If you were to ask anyone who knows their way around cyberculture about the blogosphere, Technorati would undoubtedly be top-of-mind. Technorati used to be a genuinely useful and colossally large index of blogs.
On May 29th, 2014, Technorati removed millions of pages from the web, deleting their entire blog directory and all associated information.
What’s more interesting is that they performed this action rather stealthily, without an announcement of any kind. Technorati’s motive behind this sudden decision is presumably related to their increased interest to focus on developing their advertising network.
As someone with design, programming and statistical skills, I frequently wrote scripts that scraped information from Technorati in an effort to analyze and visualize trends in content. Last week I visited my favorite directory to find that it was a very different site from the one I had come to know and respect. It was a downright surreal sensation. Like visiting New York City and discovering that the Statue of Liberty had been removed.
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Even more curious was the fact that no major web publications have covered Technorati’s abrupt transformation. I rummaged the Internet for signs that I wasn’t the only one seeing this sudden disappearance of millions of pages and hardly found any reputable sources covering it. Perhaps no one noticed?
Over the past decade Technorati had become a staple on the web. Unlike other directories it focused on content, rating and sorting blogs on a 1000 point scale using its “Technorati Authority” algorithm. For many bloggers, hitting the Technorati top 100 was an ambitious dream—and those who realized that dream gained celebrity status on the web.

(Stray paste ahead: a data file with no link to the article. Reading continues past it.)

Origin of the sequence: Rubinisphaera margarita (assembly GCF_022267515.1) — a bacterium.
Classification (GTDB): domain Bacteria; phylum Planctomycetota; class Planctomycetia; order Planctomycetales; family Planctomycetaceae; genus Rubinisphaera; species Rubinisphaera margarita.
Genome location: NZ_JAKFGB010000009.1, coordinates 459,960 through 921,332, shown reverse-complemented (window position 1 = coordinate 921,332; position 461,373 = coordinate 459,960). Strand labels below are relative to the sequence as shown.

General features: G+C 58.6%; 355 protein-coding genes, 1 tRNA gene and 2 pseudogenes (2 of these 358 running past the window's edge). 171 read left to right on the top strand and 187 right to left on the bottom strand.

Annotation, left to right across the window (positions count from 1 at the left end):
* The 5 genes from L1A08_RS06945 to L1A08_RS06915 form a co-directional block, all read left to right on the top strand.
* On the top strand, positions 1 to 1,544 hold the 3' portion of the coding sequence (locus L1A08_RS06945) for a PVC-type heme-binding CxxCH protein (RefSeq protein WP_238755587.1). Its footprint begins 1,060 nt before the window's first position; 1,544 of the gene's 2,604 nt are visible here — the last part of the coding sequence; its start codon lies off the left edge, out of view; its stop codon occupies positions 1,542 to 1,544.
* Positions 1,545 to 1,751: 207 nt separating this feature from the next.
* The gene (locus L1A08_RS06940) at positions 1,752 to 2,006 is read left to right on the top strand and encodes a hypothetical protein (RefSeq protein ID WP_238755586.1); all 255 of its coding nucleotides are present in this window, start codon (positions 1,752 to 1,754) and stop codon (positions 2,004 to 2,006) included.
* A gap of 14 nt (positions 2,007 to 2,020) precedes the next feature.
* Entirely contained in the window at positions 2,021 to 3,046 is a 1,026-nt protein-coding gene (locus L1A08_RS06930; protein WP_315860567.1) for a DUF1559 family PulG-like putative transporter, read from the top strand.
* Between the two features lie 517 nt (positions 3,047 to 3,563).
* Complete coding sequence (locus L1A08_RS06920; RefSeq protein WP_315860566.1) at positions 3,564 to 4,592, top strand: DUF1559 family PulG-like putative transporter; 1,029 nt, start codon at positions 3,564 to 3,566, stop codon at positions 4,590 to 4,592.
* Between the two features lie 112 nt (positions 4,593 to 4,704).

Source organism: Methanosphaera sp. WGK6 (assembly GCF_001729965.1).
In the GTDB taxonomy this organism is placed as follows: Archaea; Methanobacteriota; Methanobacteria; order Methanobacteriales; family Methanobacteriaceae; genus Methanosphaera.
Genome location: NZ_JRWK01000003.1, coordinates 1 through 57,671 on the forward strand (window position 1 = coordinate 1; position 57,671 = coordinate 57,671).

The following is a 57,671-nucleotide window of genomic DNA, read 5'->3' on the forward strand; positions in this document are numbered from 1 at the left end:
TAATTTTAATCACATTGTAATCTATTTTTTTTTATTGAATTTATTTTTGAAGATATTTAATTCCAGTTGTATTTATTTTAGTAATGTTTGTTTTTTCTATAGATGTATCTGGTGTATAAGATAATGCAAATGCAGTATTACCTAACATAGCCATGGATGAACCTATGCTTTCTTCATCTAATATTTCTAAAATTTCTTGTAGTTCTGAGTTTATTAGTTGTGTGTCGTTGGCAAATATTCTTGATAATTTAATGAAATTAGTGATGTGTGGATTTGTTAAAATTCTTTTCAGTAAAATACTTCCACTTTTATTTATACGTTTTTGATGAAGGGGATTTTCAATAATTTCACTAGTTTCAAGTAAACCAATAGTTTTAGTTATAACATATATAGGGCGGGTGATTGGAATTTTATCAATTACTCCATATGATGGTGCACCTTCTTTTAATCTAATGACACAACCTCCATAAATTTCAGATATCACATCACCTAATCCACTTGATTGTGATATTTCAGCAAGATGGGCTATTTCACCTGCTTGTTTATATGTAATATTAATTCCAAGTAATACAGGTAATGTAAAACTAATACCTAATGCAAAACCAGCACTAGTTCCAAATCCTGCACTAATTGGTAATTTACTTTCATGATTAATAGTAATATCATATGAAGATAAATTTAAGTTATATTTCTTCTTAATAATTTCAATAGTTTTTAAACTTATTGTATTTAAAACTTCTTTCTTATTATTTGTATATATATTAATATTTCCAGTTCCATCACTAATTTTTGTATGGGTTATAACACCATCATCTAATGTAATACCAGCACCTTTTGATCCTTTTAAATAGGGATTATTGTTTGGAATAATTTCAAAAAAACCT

It’s understandable that Technorati was probably feeling the weight of its enormous database. Back in 2007 Technorati was amassing a terabyte of data each day, doubling its then-hundred-million indexed blogs every 6 months. At that rate, even if their growth rate gradually plateaued, they would have been well over a few billion blogs in. That’s the kind of operation that takes tremendous resources to support, let alone scale.
I’m sure Technorati didn’t make their decision to do what they did lightly. That sort of major paradigm shift requires a great deal of thought and internal debate. And I’m sure they’ll find themselves reaping more immediate profits as a real-time advertising network (their current endeavor). But I can’t help but feel that they’re now “just another ad network”, where before they were something unique: A true landmark of the Internet.
And who knows, their ad network could see noteworthy success and set itself apart from others, but that still won’t make it the same Technorati that was once arguably the best directory on the Internet—not to mention an incredible source of data.
Update: I contacted Technorati for an official statement and they referred to this post on their blog. They do suggest that they’re redesigning their directory, but dont go into much detail. Excerpt below.
[blockquote]”You won’t find our blog claim process or authority index on this new website, as that technology is being redesigned and optimized to help publishers get discovered by advertisers and earn more for their highly-valued content.”[/blockquote]